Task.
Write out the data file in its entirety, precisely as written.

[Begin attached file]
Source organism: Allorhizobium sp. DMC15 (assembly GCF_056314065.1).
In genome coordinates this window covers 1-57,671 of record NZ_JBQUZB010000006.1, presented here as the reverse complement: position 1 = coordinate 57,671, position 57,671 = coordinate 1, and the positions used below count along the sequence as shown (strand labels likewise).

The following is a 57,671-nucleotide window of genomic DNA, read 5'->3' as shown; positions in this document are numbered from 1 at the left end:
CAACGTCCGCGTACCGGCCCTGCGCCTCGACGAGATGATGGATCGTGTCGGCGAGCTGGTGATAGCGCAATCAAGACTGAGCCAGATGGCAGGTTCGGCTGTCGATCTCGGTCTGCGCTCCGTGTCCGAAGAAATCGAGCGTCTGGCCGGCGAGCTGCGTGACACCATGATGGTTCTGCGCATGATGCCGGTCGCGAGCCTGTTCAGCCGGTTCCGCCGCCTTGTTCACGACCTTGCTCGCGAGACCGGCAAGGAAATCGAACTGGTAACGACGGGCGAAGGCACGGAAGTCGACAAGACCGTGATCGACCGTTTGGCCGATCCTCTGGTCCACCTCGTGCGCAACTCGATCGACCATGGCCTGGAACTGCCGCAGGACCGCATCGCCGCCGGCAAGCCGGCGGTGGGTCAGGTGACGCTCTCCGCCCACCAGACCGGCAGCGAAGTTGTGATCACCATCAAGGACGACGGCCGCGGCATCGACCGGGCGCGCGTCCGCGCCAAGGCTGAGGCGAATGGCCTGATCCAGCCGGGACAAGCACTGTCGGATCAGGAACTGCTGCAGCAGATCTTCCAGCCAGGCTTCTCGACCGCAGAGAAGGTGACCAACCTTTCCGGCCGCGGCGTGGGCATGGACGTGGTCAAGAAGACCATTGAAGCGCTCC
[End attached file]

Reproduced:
Source organism: Allorhizobium sp. DMC15 (assembly GCF_056314065.1).
In genome coordinates this window covers 1-57,671 of record NZ_JBQUZB010000006.1, presented here as the reverse complement: position 1 = coordinate 57,671, position 57,671 = coordinate 1, and the positions used below count along the sequence as shown (strand labels likewise).

The following is a 57,671-nucleotide window of genomic DNA, read 5'->3' as shown; positions in this document are numbered from 1 at the left end:
CAACGTCCGCGTACCGGCCCTGCGCCTCGACGAGATGATGGATCGTGTCGGCGAGCTGGTGATAGCGCAATCAAGACTGAGCCAGATGGCAGGTTCGGCTGTCGATCTCGGTCTGCGCTCCGTGTCCGAAGAAATCGAGCGTCTGGCCGGCGAGCTGCGTGACACCATGATGGTTCTGCGCATGATGCCGGTCGCGAGCCTGTTCAGCCGGTTCCGCCGCCTTGTTCACGACCTTGCTCGCGAGACCGGCAAGGAAATCGAACTGGTAACGACGGGCGAAGGCACGGAAGTCGACAAGACCGTGATCGACCGTTTGGCCGATCCTCTGGTCCACCTCGTGCGCAACTCGATCGACCATGGCCTGGAACTGCCGCAGGACCGCATCGCCGCCGGCAAGCCGGCGGTGGGTCAGGTGACGCTCTCCGCCCACCAGACCGGCAGCGAAGTTGTGATCACCATCAAGGACGACGGCCGCGGCATCGACCGGGCGCGCGTCCGCGCCAAGGCTGAGGCGAATGGCCTGATCCAGCCGGGACAAGCACTGTCGGATCAGGAACTGCTGCAGCAGATCTTCCAGCCAGGCTTCTCGACCGCAGAGAAGGTGACCAACCTTTCCGGCCGCGGCGTGGGCATGGACGTGGTCAAGAAGACCATTGAAGCGCTCC